Satish Chandra C.J.
1. The Tribunal has submitted the statement of the case and has referred the following question of law to this court for our opinion :
'Whether, on the facts and in the circumstances of the case, the Tri-was right in holding that Section 26 of the Income-tax Act, 1961, did apply to the facts of the case of the assessee and that the Income-tax Officer was justified in law to have taken half share of the property income in the hands of the assessee ?'
2. The question relates to the assessment years 1970-71 and 1972-73. The property in question situated at Alipore was jointly owned by Shri L. C. Sen and Sri G. C. Sen. It is not in dispute that they owned the property in equal shares, i. e., 50% each. The shares are thus definite and ascertainable under Section 26 of the I.T. Act. The ITO, however, assessed the income from this property in the status of an association of persons. In normal course they paid the taxes for the years as and when the demands were raised. Subsequently while dealing with the individual assessment of the two Sens, the ITO had taken into account and included the share of their income from the aforesaid property. The assessee felt aggrieved and went up in appeal. The AAC held that for the years in question, 1970-71 and 1972-73, since the ITO had exercised his option and made the assessment in the status of an association of persons, he could not change his option subsequently. Hence, for these two years, the ITO should have included the income from the property in question in their individual assessment only for rate purposes. The matter went up to the Tribunal. The Tribunal held that since the shares were definite and ascertainable, Section 26 was attracted and the income from such property could not be assessed in the status of an association of persons. It could be assessed only in the status of an individual. The Tribunal held that the AAC erred in directing that the income should be assessed in the individual's case only for rate purposes. The appeal was allowed and the order of the ITO was restored. It was, however, observed that in order to avoid double assessment, the order passed in the status of an association of persons be set aside.
3. It has not been disputed that the property in dispute was owned by the two Sens in equal shares. Therefore, the shares were definite and ascertainable within the meaning of Section 26 of the I.T. Act. Section 26 provides that 'Where property consisting of buildings or buildings and lands appurtenant thereto is owned by two or more persons and their respective shares are definite and ascertainable, such persons shall not in respect of such property be assessed as an association of persons, but the share of each such person in the income from the property as computed in accordance with Sections 22 to 25 shall be included in his total income'. This statutory provision is mandatory. It positively prohibits assessment in the status of an association of persons and directs that the share of such person in the income from the property shall be included in his individual total income. In this view, the ITO in reality had no option in the matter. He had no jurisdiction to assess such persons in the status of an association of persons. He could assess them only in their individual status as directed by Section 26. The proceedings for assessment undertaken in the status of an association of persons were illegal and without jurisdiction.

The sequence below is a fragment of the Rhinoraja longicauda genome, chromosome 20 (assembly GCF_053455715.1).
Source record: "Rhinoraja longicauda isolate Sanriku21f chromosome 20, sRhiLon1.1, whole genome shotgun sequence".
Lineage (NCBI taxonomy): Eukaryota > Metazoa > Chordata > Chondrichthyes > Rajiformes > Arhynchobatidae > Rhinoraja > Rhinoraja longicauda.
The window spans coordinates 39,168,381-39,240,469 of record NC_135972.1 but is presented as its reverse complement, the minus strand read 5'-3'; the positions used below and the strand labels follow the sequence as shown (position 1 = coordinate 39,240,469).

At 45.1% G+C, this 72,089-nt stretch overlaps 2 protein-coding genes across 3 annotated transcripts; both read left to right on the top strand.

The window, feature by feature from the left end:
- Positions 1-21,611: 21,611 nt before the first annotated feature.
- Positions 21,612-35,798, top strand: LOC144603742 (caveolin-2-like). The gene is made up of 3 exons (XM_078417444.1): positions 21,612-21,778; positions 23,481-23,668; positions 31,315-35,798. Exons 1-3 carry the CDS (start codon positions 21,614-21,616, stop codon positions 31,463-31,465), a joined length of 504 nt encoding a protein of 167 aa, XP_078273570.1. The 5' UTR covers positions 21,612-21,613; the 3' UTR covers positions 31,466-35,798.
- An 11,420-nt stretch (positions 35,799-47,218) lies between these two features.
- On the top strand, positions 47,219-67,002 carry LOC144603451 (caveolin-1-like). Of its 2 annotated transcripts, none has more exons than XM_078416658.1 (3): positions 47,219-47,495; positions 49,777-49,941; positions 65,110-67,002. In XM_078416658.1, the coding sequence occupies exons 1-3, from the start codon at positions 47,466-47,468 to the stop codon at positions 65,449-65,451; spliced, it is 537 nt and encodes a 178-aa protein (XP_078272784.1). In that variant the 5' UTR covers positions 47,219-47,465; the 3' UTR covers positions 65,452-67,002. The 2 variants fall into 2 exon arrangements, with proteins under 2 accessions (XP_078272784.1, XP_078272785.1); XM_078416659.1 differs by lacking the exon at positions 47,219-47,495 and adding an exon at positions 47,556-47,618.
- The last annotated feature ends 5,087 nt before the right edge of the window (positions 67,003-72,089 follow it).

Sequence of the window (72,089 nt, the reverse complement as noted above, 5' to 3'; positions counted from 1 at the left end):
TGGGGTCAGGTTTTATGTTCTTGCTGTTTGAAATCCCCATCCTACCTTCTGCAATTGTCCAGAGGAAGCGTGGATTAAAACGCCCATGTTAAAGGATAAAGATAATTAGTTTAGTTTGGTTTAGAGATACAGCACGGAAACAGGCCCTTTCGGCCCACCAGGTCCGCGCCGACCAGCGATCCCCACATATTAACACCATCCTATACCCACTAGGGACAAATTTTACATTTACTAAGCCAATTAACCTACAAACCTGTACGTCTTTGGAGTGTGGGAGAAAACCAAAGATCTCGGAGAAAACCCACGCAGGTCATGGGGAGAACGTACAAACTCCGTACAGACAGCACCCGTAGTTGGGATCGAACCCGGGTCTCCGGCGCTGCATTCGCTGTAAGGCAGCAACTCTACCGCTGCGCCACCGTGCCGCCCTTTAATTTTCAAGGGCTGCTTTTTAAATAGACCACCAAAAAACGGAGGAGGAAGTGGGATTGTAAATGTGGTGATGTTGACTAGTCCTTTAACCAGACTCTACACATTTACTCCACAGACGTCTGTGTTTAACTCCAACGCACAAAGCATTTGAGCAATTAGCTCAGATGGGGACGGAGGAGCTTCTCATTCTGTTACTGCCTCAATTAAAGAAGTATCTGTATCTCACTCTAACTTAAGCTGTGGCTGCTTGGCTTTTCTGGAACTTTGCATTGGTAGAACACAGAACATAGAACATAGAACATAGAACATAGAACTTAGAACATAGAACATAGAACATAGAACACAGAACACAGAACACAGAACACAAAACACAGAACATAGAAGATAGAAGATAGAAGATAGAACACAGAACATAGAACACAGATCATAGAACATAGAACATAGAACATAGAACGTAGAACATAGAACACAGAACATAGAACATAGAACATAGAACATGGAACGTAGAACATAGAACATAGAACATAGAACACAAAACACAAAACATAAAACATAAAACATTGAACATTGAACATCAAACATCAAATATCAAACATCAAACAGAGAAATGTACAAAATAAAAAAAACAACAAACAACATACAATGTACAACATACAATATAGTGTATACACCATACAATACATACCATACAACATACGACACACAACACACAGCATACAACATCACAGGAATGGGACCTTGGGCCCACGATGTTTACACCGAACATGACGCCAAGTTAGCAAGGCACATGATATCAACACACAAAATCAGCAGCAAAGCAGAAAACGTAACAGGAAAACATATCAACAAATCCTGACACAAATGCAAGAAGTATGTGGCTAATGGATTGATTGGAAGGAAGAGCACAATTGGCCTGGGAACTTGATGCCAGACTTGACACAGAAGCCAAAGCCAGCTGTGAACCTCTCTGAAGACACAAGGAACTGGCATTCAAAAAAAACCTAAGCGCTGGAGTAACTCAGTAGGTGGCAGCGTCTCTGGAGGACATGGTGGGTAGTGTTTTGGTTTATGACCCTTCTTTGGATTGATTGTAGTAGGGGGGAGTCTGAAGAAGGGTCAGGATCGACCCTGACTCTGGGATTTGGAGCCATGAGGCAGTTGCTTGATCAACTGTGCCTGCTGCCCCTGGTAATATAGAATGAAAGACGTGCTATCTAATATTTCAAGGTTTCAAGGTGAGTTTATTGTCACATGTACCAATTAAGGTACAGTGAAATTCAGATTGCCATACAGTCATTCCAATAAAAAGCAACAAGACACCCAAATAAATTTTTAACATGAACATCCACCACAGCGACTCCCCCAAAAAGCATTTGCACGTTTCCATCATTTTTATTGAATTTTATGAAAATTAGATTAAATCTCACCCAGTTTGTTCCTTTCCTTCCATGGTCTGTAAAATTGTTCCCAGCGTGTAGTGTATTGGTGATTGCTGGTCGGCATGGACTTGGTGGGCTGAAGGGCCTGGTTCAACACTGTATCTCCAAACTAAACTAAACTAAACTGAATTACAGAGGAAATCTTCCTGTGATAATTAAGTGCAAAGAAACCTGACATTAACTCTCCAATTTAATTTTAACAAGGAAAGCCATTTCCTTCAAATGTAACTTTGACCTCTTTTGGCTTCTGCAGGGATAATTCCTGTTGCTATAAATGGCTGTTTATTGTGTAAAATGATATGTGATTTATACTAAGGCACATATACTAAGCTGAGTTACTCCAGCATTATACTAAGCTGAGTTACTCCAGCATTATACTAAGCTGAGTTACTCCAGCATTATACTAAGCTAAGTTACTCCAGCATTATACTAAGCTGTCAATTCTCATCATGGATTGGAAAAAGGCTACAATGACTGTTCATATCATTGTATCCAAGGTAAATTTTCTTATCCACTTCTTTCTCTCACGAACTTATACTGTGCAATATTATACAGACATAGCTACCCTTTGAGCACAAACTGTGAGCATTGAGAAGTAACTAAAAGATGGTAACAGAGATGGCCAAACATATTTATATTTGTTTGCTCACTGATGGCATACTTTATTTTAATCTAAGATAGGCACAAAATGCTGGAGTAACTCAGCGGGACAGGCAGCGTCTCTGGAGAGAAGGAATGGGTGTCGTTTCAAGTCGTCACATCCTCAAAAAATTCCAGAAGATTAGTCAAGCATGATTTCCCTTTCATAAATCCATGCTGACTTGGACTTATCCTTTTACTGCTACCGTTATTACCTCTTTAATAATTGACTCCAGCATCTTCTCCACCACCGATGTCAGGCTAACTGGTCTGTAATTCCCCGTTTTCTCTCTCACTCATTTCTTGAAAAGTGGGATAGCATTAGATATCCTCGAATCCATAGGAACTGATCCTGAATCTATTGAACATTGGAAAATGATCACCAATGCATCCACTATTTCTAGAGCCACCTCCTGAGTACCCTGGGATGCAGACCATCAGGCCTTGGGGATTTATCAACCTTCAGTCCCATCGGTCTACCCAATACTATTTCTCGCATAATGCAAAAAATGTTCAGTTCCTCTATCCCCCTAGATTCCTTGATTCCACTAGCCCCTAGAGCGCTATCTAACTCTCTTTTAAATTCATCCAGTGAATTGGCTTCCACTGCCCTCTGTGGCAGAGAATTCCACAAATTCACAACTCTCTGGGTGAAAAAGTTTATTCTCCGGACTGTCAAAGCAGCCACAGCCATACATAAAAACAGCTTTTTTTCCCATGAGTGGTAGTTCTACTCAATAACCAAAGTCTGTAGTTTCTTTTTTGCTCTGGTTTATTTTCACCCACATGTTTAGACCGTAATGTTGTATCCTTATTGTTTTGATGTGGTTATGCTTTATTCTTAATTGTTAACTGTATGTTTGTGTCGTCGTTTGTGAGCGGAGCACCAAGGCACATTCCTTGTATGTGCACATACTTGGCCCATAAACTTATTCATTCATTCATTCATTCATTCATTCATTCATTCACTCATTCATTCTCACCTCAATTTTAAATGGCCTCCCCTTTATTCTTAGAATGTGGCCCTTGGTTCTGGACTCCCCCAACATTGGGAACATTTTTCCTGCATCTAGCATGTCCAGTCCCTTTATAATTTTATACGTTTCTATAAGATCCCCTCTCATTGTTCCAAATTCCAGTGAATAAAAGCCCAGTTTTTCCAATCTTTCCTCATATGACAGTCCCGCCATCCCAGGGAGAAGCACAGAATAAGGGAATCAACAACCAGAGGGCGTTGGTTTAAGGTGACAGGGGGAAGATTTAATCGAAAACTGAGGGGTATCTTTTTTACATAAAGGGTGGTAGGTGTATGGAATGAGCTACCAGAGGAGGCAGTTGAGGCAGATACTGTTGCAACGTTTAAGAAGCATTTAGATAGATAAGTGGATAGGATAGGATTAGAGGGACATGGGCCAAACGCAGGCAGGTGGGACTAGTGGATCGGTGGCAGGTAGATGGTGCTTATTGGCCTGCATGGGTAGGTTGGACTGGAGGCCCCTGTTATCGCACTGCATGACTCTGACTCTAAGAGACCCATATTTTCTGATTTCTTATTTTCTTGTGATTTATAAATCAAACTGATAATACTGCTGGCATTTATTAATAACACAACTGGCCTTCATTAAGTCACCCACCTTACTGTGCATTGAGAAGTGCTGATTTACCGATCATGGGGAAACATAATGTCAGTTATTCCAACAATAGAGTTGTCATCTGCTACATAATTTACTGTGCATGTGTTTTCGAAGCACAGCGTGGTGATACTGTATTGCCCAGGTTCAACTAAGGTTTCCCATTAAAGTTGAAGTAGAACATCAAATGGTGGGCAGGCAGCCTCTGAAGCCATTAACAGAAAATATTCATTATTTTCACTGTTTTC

4. Learned counsel for the assessee has invited our attention to the case of Easwaran v. Sixth ITO : 72ITR263(Mad) , CIT v. Dhandayutham : 113ITR602(Mad) and Ch. Atchaiah v.. ITO : 116ITR675(AP) . These cases are distinguishable. None of them considered the effect of Section 26 of the I.T. Act. They proceeded on the basis that the ITO has option to assess the income either in the hands of an individual or in the hands of a firm or a HUF or association of persons. In that event, they laid down how the options are to be exercised and the consequence of the exercise thereof.
5. In the present case, the mandatory provisions of Section 26 have to be considered. They leave no choice or option to the ITO. Hence, these cases are not applicable. We may incidentally mention that the assessee had himself raised the objection that he should have been assessed in the status of an individual and not in the status of an association of persons.
6. We, therefore, answer the question of law referred to us in the affirmative, in favour of the Department and against the assessee. There will, however, be no order as to costs.
7. To avoid double taxation of the same income, we direct that the Commissioner of Income-tax shall forthwith cancel the assessments made in respect of the income now in dispute in the status of an association of persons and make adjustment or refund of the tax paid thereunder.
Suhas Chandra Sen, J.
8. I agree.